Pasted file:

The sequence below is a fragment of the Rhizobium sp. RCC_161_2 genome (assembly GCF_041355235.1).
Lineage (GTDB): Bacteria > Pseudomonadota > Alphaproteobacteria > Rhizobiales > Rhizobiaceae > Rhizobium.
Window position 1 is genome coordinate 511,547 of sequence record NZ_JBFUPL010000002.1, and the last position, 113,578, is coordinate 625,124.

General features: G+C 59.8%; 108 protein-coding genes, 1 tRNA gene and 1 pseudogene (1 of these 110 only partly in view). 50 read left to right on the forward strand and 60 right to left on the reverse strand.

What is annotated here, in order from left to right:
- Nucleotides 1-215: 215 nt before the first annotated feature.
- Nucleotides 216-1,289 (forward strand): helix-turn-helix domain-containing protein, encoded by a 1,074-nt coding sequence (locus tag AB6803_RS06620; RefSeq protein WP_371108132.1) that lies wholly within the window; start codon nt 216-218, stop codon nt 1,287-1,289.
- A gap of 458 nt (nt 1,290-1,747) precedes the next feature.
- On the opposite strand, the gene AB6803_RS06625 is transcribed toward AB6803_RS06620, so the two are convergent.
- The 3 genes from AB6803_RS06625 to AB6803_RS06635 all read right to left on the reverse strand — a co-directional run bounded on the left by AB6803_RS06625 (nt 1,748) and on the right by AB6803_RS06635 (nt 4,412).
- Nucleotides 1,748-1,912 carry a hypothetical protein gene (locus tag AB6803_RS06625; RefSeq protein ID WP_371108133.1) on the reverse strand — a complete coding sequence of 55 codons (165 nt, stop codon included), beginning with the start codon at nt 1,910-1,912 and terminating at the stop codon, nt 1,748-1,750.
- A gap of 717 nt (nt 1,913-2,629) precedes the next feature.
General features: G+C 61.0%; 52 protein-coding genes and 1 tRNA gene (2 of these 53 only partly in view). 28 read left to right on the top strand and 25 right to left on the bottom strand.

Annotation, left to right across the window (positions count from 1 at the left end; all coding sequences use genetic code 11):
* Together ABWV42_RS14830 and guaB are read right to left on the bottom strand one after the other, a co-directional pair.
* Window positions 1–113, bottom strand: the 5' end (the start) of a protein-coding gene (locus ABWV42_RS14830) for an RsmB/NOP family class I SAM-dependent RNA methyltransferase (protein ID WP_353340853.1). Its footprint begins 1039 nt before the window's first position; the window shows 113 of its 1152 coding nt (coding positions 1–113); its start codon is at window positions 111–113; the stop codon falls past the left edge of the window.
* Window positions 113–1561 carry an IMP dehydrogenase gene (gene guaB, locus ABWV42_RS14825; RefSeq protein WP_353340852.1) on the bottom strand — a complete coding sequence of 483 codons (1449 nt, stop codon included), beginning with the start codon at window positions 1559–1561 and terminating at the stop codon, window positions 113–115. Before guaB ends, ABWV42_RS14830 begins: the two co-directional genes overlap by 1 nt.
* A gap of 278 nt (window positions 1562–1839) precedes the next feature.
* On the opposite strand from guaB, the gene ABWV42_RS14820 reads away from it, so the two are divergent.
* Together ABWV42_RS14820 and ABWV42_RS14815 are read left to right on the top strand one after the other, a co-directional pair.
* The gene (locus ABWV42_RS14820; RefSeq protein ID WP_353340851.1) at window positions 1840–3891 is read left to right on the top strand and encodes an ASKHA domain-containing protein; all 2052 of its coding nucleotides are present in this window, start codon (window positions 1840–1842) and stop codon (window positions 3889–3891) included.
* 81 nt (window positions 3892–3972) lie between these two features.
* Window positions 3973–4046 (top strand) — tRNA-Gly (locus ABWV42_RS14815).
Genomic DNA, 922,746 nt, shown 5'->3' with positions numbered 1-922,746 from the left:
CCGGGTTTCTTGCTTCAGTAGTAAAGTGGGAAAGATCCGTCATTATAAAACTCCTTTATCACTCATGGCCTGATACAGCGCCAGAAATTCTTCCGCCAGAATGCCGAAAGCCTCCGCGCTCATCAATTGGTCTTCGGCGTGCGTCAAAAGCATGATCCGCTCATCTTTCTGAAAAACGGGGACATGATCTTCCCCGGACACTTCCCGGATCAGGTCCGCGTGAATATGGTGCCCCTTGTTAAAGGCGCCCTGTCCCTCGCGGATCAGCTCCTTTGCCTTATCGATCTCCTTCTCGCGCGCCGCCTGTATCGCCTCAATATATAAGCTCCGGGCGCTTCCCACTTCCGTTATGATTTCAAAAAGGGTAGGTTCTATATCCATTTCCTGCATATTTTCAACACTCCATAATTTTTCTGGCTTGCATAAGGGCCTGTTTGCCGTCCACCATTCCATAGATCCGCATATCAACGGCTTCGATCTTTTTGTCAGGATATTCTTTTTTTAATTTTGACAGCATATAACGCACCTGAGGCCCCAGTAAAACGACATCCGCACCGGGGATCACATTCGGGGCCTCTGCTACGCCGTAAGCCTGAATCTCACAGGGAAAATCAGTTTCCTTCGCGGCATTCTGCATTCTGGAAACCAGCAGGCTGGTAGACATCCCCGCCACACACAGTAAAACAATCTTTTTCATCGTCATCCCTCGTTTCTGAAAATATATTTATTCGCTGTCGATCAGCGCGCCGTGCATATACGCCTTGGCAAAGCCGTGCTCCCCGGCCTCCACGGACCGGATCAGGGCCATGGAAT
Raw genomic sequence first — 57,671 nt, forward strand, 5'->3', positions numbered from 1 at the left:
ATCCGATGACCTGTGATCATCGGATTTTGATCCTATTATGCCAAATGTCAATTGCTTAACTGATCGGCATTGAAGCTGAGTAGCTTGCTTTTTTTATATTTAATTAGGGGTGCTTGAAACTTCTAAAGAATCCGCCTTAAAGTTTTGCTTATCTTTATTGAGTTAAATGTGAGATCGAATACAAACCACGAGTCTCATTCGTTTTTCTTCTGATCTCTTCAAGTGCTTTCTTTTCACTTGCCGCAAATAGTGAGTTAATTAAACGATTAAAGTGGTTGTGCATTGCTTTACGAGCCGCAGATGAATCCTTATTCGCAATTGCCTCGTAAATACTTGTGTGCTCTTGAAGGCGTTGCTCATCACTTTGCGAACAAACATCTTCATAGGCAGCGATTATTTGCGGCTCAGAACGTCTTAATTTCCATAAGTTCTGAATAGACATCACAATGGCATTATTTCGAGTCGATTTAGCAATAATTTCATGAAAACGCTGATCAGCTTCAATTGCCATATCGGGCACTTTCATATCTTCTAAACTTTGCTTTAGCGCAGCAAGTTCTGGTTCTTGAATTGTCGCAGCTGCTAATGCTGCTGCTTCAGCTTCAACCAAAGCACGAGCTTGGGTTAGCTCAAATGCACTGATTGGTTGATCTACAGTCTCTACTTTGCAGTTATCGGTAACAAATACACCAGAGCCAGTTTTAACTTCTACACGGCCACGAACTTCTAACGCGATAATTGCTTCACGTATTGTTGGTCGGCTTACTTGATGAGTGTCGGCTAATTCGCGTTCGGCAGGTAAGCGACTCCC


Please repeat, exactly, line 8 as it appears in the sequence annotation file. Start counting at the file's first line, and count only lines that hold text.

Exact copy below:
- A gap of 458 nt (nt 1,290-1,747) precedes the next feature.